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Sustainable Development

Elliot Lake hailed as reclamation success story

A former uranium-mining town in Northern Ontario got a new lease on life when two previously competing companies worked toward a common goal.

Denison Mines and Rio Algom Limited, two mining powerhouses in Elliot Lake, worked co-operatively to decommission and rehabilitate the mine sites that shut down in the ‘90s. The efforts of the two companies have resulted in a remarkable recovery of the city’s watershed.

“The recovery rate has exceeded projections by an order of magnitude,” said Ian Ludgate, manager, Denison Environmental Services. “We’re where we thought we’d be 100 years from now.”

This means the water is safe for swimming and fishing, and waterfront lots in the city are being sold to retirees looking for a lifestyle change.

Ludgate attributes the fast environmental recovery to the fact that they are still treating the water. “Overall, we’re quite pleased with the recovery…in 1990, there was a mine there. Who would have thought 20 years later there would be cottages and homes on Quirke Lake? People are catching and eating the fish.”

Once known as the uranium capital of the world, the City of Elliot Lake has been transformed from a rugged mining town into a flourishing retirement community.

It is situated almost halfway between Sudbury and Sault Ste. Marie, about 20 minutes north of Highway 17. Landscaped with cottage-lined lakes, parks, nature trails, golf courses and ski hills, it is a far cry from the mining boom town that sprang up in the 1950s.

Post World War II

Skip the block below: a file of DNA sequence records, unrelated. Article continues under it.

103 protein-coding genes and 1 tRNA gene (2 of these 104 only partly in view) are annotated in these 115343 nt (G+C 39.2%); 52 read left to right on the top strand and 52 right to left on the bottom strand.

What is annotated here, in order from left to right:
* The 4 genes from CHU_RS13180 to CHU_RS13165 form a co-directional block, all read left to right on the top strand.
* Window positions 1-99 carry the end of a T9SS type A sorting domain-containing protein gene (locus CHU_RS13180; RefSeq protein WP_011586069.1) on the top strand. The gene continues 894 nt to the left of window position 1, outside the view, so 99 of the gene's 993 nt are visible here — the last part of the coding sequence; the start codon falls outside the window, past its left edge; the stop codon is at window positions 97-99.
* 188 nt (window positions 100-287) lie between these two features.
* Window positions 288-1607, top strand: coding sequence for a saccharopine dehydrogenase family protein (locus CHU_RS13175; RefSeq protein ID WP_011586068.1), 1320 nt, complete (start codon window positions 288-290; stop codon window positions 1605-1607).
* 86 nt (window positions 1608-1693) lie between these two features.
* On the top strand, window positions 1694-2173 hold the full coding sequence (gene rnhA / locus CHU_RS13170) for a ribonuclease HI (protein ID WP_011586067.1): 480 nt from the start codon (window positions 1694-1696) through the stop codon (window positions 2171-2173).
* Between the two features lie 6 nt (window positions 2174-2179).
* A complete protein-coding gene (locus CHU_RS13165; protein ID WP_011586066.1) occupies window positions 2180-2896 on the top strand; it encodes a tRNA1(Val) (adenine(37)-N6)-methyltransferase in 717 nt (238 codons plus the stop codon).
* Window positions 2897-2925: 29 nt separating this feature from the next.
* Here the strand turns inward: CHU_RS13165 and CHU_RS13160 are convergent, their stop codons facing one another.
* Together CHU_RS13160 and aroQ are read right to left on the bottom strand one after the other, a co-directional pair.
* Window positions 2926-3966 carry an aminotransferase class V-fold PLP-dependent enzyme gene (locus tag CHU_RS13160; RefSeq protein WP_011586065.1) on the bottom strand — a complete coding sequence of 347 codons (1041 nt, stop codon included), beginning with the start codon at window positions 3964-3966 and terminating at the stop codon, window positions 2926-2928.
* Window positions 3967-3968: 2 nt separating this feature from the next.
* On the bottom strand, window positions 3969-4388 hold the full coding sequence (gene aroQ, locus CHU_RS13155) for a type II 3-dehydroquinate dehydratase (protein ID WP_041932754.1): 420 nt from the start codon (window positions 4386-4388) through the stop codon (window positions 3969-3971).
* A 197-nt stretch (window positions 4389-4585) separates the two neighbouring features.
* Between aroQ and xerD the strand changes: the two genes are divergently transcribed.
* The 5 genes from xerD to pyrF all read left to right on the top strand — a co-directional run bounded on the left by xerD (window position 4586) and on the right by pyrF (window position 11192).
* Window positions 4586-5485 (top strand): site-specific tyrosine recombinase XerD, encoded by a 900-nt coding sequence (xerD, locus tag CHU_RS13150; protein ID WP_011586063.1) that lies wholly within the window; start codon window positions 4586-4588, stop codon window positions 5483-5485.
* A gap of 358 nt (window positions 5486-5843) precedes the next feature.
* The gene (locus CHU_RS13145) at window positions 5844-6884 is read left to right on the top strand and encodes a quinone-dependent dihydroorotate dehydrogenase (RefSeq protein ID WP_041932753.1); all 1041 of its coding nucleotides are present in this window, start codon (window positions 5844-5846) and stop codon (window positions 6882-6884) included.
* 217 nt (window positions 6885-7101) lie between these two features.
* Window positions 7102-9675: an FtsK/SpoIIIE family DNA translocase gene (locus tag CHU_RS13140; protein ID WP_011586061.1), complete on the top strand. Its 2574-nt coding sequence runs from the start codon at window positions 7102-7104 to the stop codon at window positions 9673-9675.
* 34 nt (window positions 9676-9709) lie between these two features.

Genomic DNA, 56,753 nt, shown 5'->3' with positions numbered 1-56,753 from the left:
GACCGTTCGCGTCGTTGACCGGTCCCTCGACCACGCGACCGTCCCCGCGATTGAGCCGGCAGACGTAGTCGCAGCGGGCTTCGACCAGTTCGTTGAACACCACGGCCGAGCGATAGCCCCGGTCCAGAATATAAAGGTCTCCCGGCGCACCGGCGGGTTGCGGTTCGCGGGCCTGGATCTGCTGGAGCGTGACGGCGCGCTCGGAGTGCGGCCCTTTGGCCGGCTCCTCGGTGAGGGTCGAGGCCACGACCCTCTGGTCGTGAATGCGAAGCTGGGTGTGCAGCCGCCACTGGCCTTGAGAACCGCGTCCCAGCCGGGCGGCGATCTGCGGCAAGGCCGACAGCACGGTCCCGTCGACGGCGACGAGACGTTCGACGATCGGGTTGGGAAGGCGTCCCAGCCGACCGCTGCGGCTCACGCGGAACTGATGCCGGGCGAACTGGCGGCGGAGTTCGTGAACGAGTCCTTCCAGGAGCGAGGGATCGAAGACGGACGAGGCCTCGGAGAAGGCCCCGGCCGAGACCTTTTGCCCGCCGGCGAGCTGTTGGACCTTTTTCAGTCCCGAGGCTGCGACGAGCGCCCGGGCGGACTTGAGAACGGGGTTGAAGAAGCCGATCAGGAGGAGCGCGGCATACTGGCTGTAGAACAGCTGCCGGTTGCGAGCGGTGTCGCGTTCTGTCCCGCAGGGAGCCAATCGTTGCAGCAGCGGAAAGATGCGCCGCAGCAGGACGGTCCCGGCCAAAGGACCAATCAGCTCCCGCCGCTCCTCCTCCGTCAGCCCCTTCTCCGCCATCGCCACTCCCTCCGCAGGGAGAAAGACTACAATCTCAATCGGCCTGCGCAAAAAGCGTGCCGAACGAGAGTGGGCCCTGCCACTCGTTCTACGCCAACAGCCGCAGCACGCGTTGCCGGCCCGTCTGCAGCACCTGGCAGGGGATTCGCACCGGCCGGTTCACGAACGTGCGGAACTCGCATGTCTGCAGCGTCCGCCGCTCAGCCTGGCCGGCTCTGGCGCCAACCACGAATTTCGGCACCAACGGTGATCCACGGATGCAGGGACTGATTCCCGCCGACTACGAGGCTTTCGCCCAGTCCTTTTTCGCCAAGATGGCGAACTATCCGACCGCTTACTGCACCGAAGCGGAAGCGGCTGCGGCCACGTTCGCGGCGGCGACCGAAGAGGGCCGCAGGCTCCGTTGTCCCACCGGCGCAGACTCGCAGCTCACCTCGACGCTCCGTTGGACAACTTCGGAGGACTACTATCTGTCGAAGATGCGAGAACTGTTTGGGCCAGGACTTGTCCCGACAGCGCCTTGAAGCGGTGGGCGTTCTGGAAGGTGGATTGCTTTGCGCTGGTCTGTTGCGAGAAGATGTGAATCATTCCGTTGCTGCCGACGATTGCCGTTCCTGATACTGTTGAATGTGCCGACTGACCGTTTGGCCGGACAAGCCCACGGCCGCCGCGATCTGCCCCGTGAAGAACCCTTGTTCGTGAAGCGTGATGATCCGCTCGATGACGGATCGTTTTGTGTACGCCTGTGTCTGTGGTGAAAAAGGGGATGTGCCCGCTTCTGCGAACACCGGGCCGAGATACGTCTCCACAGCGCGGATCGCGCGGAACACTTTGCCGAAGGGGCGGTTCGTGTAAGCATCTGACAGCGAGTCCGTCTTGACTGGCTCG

The first discovery of uranium was made in 1948 by Carl Gunterman and Aime Breton, who used a Geiger counter to determine the radioactivity in the rock. This sparked the interest of geologist and prospector Franc Joubin. Once he nailed down the geology and uranium content in the rock, he joined forces with financier Joe Hirshhorn.

The uranium was hosted within rock units referred to as “The Big Z.” The ore reefs were the result of river channels containing eroded and weathered material that included uranium-bearing minerals from the surrounding granitic terrain, according to Sault Ste. Marie resident geologist Anthony Pace of the Ministry of Northern Development, Mines and Forestry.

Staking rush

Once uranium was discovered, the Elliot Lake mining camp was born, spawning 11 producing uranium mines between 1953 and 1996. Some mines were independently owned, but eventually, Denison Mines and Rio Algom Limited became the two principal operators. At its peak, the mines employed 4,500 people.

The real mining blitz occurred between 1953 and 1958 when 12 mines and 11 mills were built, producing uranium for the United States Atomic Energy Commission, said Ludgate.

Ups and downs

In the 1960s, mining activity slowed significantly when U.S. contracts ended. By the ’70s, there was renewed interest in uranium. OPEC drove the price of oil up. Consequently, some mines reopened or ramped up production, reviving the economy.

The mines operated into the ’80s to supply overseas utilities as well as Ontario Hydro. By the mid-80s and early ‘90s, changing market conditions and a cancelled Hydro contract brought mining to a standstill. Successive closures occurred from 1990, culminating with the cessation of production at Rio Algom’s Stanleigh Mine in 1996.


The mine shutdowns significantly reduced employment. Only a handful of people from each company remained to decommission and demolish the remaining mines. It was a huge blow to the area.